As well as seasonal variations in the incidence of dengue, large dengue outbreaks (epidemics) occur every few years. To help with health care planning, public health officials would like a way to predict when these epidemics are likely to occur, but to develop such a system requires a good understanding of the factors that lead to major epidemics. Although variations in host–virus interactions (for example, changes in host immunity to dengue) almost certainly play an important role in the timing of dengue epidemics, interannual changes in temperature and rainfall could also be involved. One major cause of global interannual weather variation is the El Niño Southern Oscillation (ENSO), a climate cycle centered on the Pacific Ocean that repeats every 3–4 years. Previous studies have reported varying degrees of association between ENSO and dengue. In this study, the researchers reanalyze the relationship between ENSO, local weather, and dengue incidence in three dengue-endemic countries using “wavelet analysis.” This mathematical technique can separate the effects of seasonal weather variations on dengue incidence from those of interannual weather fluctuations.
What Did the Researchers Do and Find?
The researchers retrieved data on the incidence of dengue fever and dengue hemorrhagic fever in Puerto Rico, Thailand and Mexico since the mid 1980s from national surveillance systems. They also collected historical weather data for each country and information on ENSO. They then used these data and wavelet analysis to investigate the relationship between ENSO, local weather, and dengue incidence in each country on the annual scale and on the multiyear scale. On the annual scale, temperature, rainfall, and dengue incidence were strongly associated in all three countries. On the multiyear scale, ENSO was associated with temperature and with dengue incidence in Puerto Rico, but only for part of the study period. Only local rainfall was associated with the incidence of dengue in that country. The lack of a direct path of association from ENSO to either weather variable to dengue incidence suggests that the ENSO–dengue association may be a spurious result. In Thailand, ENSO was associated with both temperature and rainfall, and rainfall was associated with dengue incidence. However, detailed analysis suggests that this latter association was also probably spurious. Finally, there was no association between any of the variables in Mexico on the multiyear scale.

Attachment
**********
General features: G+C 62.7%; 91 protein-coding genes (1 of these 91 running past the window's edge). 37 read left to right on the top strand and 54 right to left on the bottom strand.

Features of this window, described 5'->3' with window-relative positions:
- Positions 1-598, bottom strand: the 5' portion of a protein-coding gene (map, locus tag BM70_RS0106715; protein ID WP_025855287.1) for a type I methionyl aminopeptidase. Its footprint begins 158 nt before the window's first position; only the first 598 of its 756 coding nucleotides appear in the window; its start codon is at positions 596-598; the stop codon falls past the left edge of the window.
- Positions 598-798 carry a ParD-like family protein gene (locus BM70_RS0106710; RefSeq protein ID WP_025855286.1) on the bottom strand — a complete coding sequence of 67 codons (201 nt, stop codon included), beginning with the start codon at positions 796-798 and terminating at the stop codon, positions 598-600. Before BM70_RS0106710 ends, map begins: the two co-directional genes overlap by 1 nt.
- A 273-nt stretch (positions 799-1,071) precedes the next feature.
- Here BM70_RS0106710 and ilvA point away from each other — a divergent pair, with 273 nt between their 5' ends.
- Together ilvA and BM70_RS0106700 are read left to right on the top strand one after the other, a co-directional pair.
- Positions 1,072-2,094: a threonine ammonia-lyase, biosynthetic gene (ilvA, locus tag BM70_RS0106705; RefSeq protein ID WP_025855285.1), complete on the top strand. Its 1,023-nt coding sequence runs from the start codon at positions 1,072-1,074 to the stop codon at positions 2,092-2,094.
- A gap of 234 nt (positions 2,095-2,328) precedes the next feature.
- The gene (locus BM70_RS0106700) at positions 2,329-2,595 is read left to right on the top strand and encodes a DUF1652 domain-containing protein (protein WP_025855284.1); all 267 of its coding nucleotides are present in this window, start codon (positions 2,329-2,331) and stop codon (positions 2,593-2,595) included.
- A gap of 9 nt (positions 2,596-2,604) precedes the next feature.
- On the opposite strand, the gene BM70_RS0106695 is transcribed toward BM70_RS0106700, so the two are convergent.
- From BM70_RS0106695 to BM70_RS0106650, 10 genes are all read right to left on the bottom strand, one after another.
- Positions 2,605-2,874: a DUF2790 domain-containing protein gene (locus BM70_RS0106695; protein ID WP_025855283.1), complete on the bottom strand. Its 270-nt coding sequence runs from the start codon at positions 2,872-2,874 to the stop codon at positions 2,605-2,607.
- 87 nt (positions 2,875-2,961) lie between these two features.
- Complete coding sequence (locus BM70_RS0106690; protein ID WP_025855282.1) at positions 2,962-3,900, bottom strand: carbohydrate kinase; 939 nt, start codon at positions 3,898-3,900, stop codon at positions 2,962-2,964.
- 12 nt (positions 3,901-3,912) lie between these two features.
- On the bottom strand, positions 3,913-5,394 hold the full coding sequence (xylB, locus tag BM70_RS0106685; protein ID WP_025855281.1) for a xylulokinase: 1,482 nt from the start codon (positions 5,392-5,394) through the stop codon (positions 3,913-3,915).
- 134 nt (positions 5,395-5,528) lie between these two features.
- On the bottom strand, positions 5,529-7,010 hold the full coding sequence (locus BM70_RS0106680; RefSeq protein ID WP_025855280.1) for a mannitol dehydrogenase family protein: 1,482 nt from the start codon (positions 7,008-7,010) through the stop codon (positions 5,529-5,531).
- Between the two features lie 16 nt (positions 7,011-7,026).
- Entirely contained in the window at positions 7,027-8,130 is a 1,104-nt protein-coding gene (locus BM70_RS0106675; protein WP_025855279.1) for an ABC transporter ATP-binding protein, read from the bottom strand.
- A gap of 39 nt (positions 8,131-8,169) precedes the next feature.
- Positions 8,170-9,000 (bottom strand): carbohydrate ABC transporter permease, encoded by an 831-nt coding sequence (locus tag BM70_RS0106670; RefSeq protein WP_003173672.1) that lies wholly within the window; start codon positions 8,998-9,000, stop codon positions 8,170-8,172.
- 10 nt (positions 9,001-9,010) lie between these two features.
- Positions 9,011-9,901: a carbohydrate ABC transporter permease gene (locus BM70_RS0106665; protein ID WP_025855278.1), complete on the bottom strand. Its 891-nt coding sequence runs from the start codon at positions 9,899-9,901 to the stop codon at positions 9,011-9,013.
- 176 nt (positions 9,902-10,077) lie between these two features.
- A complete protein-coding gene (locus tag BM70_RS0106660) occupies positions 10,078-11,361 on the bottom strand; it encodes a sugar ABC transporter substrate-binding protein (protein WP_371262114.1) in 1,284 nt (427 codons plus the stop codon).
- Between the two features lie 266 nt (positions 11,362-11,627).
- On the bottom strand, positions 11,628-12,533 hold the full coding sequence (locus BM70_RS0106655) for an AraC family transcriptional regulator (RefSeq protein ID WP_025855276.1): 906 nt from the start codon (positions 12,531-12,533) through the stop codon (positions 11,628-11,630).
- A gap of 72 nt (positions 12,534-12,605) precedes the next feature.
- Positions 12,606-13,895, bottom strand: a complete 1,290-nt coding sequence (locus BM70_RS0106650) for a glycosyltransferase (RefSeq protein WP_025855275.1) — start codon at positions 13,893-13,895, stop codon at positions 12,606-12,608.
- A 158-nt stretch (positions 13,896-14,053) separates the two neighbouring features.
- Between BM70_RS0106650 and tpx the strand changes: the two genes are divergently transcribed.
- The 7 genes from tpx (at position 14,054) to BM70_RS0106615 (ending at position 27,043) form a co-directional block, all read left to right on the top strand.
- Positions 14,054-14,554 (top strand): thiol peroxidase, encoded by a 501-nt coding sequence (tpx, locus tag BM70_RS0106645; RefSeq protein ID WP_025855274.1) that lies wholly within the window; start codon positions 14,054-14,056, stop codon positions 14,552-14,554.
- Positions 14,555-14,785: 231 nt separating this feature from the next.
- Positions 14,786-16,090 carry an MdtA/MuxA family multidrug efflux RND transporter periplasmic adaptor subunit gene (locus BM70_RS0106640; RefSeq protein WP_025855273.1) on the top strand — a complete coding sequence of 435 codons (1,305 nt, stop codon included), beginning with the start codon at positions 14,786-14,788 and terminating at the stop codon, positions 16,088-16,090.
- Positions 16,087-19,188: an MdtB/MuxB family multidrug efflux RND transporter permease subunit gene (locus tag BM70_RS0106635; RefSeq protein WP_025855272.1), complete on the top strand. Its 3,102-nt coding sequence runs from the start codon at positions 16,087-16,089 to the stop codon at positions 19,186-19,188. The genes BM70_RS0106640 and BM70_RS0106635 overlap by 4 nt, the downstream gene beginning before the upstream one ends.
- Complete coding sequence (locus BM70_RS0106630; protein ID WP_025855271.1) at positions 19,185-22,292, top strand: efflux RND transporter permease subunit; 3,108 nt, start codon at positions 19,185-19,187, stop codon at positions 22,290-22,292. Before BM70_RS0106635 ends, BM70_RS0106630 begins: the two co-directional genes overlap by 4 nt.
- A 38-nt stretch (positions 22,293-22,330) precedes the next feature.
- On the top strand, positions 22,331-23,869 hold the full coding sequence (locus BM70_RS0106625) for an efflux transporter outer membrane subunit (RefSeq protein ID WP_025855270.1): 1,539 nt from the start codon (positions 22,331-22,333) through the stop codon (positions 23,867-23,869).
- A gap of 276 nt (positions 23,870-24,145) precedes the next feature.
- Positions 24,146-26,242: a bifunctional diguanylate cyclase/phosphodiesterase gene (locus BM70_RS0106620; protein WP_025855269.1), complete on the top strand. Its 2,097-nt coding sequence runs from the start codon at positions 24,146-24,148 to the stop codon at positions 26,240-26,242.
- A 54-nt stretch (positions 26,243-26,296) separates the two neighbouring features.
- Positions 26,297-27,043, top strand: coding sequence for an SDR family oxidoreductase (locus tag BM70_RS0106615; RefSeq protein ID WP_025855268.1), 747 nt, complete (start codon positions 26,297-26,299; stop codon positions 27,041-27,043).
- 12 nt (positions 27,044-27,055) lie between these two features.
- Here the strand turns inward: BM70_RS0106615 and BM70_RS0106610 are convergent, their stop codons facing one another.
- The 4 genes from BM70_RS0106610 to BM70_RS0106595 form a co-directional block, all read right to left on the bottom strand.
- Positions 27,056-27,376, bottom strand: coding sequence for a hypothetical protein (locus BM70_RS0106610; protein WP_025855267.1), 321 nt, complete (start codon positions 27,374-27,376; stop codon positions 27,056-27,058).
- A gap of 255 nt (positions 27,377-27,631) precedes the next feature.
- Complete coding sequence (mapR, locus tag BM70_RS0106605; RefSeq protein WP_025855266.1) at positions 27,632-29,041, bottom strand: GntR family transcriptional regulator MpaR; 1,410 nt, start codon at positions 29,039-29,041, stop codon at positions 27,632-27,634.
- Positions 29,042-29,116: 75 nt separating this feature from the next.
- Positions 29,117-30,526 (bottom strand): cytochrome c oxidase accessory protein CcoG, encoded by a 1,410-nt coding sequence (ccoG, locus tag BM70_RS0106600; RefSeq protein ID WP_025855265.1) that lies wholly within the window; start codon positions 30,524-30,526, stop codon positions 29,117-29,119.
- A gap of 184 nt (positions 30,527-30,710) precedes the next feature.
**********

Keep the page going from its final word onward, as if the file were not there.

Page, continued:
What Do These Findings Mean?
Although these findings show a strong associations between both temperature and rainfall and dengue incidence on the annual scale in Puerto Rico, Thailand, and Mexico, they provide little evidence for any relationship between ENSO, climate, and dengue incidence. Multiyear climate variability may play a role in interannual variations in dengue incidence, the researchers suggest, but their study does not provide any evidence for a strong and consistent relationship between climate variability and dengue incidence. It is possible that the effects of ENSO on dengue incidence are being masked by local variations in weather or by stronger factors regulating disease transmission such as host–virus or host–vector interactions. Future studies into the relationship between dengue outbreaks and multiyear climate variability will need to include these and other factors. For now, however, information on ENSO cannot be used to design an early warning system for dengue outbreaks.
Please access these Web sites via the online version of this summary at http://dx.doi.org/10.1371/journal.pmed.1000168.
This study is further discussed in a PLoS Medicine Perspective by Pejman Rohani
The US Centers for Disease Control and Prevention provides detailed information about dengue fever and dengue hemorrhagic fever (in English and Spanish)
The World Health Organization provides information on dengue fever and dengue hemorrhagic fever around the world (in several languages)
Links to additional resources about dengue are provided by MedlinePlus (in English and Spanish)
Wikipedia has pages on the El Nio Southern Oscillation and on wavelet analysis (note that Wikipedia is a free online encyclopedia that anyone can edit; available in several languages)